How to manage asthma effectively
Article date: 3 June 2014
If you're one of the 5.4 million people in the UK that have been diagnosed with asthma, you'll know that there's no cure for this long-term condition. Unfortunately, until scientists make that breakthrough, the best you can hope to do is manage your symptoms effectively.
For some, this is easier than others. According to research from the charity Asthma UK, 52 per cent - more than two million - of those struggling with the respiratory illness aren't aware they could be at risk of a potentially fatal attack. Sadly, 1,140 people in this country die as a result of complications every year.
So, what do you need to do to combat the danger and reduce your risk? Here are a few tips to help you manage asthma effectively.
Understand your symptoms
While not everyone has the same asthmatic symptoms, it's important to recognise when you need to take action to limit the damage to your respiratory system.
Generally, people who struggle with the condition experience the following:
-Shortness of breath
-A feeling of tightness in the chest
When these symptoms start to worsen, it's imperative you respond accordingly. Usually, this involves taking one or two puffs of your reliever and sitting down, all the while taking slow and steady breaths. The worst thing you can do is ignore your symptoms and carry on as normal.
Recognise the triggers
Often, your symptoms will worsen when you come into contact with so-called 'triggers', which exacerbate your asthma.
This happens as your airways become narrower in response to the trigger, tightening the surrounding muscles and increasing the production of mucus - making it harder to breathe.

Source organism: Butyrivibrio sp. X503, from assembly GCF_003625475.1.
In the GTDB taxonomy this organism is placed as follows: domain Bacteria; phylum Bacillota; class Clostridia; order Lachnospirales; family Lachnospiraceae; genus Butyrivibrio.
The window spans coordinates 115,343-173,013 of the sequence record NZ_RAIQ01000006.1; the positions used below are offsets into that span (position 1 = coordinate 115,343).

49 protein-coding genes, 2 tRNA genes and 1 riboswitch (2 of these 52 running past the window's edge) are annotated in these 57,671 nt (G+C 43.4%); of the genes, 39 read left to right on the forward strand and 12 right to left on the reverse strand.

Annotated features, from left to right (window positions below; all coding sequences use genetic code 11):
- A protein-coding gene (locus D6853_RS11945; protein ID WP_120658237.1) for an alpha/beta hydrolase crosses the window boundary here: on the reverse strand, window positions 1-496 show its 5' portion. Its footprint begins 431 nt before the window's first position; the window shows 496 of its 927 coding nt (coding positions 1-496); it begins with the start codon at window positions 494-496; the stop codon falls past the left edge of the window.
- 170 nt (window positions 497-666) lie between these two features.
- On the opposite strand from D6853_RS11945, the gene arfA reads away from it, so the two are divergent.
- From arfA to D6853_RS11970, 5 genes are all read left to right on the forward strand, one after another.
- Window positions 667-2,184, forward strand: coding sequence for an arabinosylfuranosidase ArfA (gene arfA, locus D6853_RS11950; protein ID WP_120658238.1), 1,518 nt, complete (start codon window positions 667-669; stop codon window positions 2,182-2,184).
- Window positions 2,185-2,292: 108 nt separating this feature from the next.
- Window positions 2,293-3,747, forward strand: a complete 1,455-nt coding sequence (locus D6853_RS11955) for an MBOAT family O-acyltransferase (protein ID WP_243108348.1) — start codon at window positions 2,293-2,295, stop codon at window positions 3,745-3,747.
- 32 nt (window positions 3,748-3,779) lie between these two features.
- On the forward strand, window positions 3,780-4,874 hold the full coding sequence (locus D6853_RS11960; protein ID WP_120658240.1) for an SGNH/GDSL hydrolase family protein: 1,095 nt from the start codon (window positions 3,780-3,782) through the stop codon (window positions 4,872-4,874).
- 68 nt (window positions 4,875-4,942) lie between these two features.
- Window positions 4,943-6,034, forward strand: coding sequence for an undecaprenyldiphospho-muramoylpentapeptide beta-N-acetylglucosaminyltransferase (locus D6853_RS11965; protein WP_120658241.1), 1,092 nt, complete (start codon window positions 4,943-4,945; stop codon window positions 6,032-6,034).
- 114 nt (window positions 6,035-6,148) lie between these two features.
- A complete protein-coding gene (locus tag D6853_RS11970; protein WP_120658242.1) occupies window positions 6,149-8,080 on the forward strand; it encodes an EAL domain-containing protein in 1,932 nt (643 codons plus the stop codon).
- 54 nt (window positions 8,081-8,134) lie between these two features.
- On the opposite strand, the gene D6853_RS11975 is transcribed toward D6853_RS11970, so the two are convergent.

Just like your symptoms, triggers can differ from person to person. However, there are common activities or environments that can make the condition worsen. These include:
-Air pollutants like excessive car fumes
While there are plenty more to list, they might not all be relevant to you and often it's a case of using common sense to recognise whether or not you're putting yourself at risk by exposing yourself to situations where you may come into contact with some of the above.
Keep on top of it
If you map out how you intend to manage your asthma, it can make it much easier to live with the condition.
Asthma UK offers an 'Asthma Action Plan', which guides patients through what they need to keep track of and how that information can be used to treat them.
Factors to take into consideration include what other medication you might be taking alongside your inhaler, how often you use your inhaler and what your course of action should be if you recognise your symptoms are getting worse.
Approximately 75 per cent of cases admitted to hospital for asthma are avoidable, while most deaths are also considered to have been preventable. Taking the attitude of "it's only asthma" is a risky line to walk, so it makes sense to be as organised as possible and ensure the condition has as little impact on your life as possible.